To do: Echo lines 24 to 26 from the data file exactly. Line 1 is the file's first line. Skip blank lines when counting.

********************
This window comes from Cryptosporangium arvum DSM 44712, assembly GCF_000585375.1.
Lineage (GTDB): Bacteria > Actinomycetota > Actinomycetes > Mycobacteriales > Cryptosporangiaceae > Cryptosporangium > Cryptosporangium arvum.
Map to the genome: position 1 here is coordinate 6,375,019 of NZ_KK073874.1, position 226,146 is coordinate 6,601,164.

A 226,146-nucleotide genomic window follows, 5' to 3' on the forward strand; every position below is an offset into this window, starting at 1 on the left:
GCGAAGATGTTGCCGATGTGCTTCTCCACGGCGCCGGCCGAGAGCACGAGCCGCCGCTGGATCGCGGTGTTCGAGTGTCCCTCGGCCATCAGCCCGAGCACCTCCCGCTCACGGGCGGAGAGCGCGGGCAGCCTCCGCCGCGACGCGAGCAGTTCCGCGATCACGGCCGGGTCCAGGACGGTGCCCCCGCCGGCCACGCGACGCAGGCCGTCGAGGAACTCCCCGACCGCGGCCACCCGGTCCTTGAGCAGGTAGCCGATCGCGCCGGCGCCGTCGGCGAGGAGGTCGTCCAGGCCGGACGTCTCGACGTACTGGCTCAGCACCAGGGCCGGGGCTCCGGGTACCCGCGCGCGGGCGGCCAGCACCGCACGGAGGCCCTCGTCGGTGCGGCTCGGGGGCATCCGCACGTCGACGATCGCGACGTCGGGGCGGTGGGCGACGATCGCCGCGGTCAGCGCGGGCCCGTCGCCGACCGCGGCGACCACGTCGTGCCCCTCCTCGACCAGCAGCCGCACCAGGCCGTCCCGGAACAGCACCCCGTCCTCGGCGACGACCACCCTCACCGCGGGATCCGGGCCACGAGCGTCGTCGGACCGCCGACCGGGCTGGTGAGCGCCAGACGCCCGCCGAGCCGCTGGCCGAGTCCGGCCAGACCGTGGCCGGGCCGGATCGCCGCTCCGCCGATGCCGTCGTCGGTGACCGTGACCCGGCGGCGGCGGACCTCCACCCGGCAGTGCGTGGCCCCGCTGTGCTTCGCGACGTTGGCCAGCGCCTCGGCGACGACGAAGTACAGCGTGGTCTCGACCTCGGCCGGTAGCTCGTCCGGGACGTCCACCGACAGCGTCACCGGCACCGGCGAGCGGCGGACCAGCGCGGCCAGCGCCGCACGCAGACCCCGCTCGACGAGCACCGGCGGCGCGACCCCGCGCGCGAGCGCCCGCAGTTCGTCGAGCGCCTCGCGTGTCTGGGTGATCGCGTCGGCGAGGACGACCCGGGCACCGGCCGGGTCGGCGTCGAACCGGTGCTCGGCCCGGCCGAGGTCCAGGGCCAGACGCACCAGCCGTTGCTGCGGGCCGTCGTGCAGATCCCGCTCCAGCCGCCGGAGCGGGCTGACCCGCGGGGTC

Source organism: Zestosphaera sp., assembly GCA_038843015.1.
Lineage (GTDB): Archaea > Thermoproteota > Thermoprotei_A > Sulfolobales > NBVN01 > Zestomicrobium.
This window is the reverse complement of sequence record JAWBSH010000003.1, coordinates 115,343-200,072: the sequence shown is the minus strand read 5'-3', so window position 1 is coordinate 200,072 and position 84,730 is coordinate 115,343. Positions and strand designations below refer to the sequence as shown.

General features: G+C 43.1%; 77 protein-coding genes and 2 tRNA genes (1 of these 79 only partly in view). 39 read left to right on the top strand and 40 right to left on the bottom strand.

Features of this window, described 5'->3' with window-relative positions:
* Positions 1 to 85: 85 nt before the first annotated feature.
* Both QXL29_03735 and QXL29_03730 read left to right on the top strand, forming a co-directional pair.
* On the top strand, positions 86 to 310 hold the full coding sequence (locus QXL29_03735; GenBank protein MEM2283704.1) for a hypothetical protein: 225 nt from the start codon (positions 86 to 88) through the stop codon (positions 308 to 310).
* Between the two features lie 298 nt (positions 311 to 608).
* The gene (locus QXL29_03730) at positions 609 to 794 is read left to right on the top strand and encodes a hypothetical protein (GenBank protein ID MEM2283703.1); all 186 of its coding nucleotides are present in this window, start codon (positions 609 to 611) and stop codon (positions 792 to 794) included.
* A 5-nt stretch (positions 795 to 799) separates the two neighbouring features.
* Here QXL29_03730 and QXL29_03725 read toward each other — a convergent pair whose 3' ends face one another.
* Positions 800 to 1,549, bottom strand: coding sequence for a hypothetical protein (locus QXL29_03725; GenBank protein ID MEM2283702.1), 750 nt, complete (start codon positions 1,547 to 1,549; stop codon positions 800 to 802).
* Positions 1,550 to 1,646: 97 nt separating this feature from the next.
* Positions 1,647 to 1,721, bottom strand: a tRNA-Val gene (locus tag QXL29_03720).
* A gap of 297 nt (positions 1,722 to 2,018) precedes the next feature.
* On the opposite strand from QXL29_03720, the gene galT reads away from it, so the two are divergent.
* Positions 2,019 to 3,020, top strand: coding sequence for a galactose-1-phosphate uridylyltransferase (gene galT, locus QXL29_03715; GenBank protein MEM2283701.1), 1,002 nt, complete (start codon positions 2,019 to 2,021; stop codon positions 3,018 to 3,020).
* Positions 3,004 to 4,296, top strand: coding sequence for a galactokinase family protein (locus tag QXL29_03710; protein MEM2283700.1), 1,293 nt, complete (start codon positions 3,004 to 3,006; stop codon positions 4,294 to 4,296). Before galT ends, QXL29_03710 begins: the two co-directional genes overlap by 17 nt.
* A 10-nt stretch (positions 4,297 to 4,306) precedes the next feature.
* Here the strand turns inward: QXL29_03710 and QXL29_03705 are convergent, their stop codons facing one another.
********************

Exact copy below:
* Positions 3,004 to 4,296, top strand: coding sequence for a galactokinase family protein (locus tag QXL29_03710; protein MEM2283700.1), 1,293 nt, complete (start codon positions 3,004 to 3,006; stop codon positions 4,294 to 4,296). Before galT ends, QXL29_03710 begins: the two co-directional genes overlap by 17 nt.
* A 10-nt stretch (positions 4,297 to 4,306) precedes the next feature.
* Here the strand turns inward: QXL29_03710 and QXL29_03705 are convergent, their stop codons facing one another.